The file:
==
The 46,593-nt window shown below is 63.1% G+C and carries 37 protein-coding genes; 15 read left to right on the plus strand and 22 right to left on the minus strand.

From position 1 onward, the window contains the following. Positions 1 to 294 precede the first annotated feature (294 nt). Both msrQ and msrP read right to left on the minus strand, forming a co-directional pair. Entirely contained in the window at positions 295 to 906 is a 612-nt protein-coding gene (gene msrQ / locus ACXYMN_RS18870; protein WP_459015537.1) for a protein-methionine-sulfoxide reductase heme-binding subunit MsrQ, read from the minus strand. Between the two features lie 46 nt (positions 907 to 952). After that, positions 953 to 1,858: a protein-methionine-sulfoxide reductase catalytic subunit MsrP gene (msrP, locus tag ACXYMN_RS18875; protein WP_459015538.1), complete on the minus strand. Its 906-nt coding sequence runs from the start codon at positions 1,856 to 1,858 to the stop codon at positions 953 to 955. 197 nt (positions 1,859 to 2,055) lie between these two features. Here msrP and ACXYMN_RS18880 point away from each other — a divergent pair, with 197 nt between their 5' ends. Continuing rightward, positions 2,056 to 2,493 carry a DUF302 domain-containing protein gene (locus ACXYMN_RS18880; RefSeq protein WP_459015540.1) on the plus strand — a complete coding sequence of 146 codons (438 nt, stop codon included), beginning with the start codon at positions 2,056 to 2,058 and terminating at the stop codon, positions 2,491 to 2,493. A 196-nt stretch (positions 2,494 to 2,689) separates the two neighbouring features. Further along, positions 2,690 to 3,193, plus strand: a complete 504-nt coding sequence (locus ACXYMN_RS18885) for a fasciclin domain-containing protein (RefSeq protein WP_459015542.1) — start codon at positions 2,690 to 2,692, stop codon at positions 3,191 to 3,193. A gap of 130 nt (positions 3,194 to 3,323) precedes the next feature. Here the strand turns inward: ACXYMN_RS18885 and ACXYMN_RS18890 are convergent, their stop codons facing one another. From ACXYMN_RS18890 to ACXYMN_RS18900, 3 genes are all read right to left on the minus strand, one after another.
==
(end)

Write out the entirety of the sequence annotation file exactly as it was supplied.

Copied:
The 46,593-nt window shown below is 63.1% G+C and carries 37 protein-coding genes; 15 read left to right on the plus strand and 22 right to left on the minus strand.

From position 1 onward, the window contains the following. Positions 1 to 294 precede the first annotated feature (294 nt). Both msrQ and msrP read right to left on the minus strand, forming a co-directional pair. Entirely contained in the window at positions 295 to 906 is a 612-nt protein-coding gene (gene msrQ / locus ACXYMN_RS18870; protein WP_459015537.1) for a protein-methionine-sulfoxide reductase heme-binding subunit MsrQ, read from the minus strand. Between the two features lie 46 nt (positions 907 to 952). After that, positions 953 to 1,858: a protein-methionine-sulfoxide reductase catalytic subunit MsrP gene (msrP, locus tag ACXYMN_RS18875; protein WP_459015538.1), complete on the minus strand. Its 906-nt coding sequence runs from the start codon at positions 1,856 to 1,858 to the stop codon at positions 953 to 955. 197 nt (positions 1,859 to 2,055) lie between these two features. Here msrP and ACXYMN_RS18880 point away from each other — a divergent pair, with 197 nt between their 5' ends. Continuing rightward, positions 2,056 to 2,493 carry a DUF302 domain-containing protein gene (locus ACXYMN_RS18880; RefSeq protein WP_459015540.1) on the plus strand — a complete coding sequence of 146 codons (438 nt, stop codon included), beginning with the start codon at positions 2,056 to 2,058 and terminating at the stop codon, positions 2,491 to 2,493. A 196-nt stretch (positions 2,494 to 2,689) separates the two neighbouring features. Further along, positions 2,690 to 3,193, plus strand: a complete 504-nt coding sequence (locus ACXYMN_RS18885) for a fasciclin domain-containing protein (RefSeq protein WP_459015542.1) — start codon at positions 2,690 to 2,692, stop codon at positions 3,191 to 3,193. A gap of 130 nt (positions 3,194 to 3,323) precedes the next feature. Here the strand turns inward: ACXYMN_RS18885 and ACXYMN_RS18890 are convergent, their stop codons facing one another. From ACXYMN_RS18890 to ACXYMN_RS18900, 3 genes are all read right to left on the minus strand, one after another.